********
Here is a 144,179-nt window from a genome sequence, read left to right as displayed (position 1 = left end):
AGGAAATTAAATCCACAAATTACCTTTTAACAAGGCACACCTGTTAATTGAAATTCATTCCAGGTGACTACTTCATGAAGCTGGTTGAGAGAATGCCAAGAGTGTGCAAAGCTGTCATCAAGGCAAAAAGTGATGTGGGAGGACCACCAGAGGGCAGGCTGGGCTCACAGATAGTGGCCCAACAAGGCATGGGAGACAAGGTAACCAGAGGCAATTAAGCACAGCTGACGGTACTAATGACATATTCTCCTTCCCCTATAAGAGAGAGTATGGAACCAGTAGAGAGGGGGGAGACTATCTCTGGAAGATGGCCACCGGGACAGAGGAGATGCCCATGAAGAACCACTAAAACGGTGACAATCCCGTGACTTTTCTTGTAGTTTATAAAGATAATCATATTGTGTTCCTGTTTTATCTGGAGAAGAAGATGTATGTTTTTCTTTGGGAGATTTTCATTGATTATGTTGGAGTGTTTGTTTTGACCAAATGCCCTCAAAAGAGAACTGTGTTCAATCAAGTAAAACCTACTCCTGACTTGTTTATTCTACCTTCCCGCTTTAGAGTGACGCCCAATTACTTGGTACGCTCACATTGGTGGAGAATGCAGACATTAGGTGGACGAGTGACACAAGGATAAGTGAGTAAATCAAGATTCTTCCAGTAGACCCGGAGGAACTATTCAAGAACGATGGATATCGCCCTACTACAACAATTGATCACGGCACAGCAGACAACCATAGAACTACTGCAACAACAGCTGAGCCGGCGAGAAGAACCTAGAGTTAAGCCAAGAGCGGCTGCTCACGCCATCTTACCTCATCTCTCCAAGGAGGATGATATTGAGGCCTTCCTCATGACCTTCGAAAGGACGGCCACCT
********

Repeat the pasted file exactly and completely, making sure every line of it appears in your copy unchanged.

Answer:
Here is a 144,179-nt window from a genome sequence, read left to right as displayed (position 1 = left end):
AGGAAATTAAATCCACAAATTACCTTTTAACAAGGCACACCTGTTAATTGAAATTCATTCCAGGTGACTACTTCATGAAGCTGGTTGAGAGAATGCCAAGAGTGTGCAAAGCTGTCATCAAGGCAAAAAGTGATGTGGGAGGACCACCAGAGGGCAGGCTGGGCTCACAGATAGTGGCCCAACAAGGCATGGGAGACAAGGTAACCAGAGGCAATTAAGCACAGCTGACGGTACTAATGACATATTCTCCTTCCCCTATAAGAGAGAGTATGGAACCAGTAGAGAGGGGGGAGACTATCTCTGGAAGATGGCCACCGGGACAGAGGAGATGCCCATGAAGAACCACTAAAACGGTGACAATCCCGTGACTTTTCTTGTAGTTTATAAAGATAATCATATTGTGTTCCTGTTTTATCTGGAGAAGAAGATGTATGTTTTTCTTTGGGAGATTTTCATTGATTATGTTGGAGTGTTTGTTTTGACCAAATGCCCTCAAAAGAGAACTGTGTTCAATCAAGTAAAACCTACTCCTGACTTGTTTATTCTACCTTCCCGCTTTAGAGTGACGCCCAATTACTTGGTACGCTCACATTGGTGGAGAATGCAGACATTAGGTGGACGAGTGACACAAGGATAAGTGAGTAAATCAAGATTCTTCCAGTAGACCCGGAGGAACTATTCAAGAACGATGGATATCGCCCTACTACAACAATTGATCACGGCACAGCAGACAACCATAGAACTACTGCAACAACAGCTGAGCCGGCGAGAAGAACCTAGAGTTAAGCCAAGAGCGGCTGCTCACGCCATCTTACCTCATCTCTCCAAGGAGGATGATATTGAGGCCTTCCTCATGACCTTCGAAAGGACGGCCACCT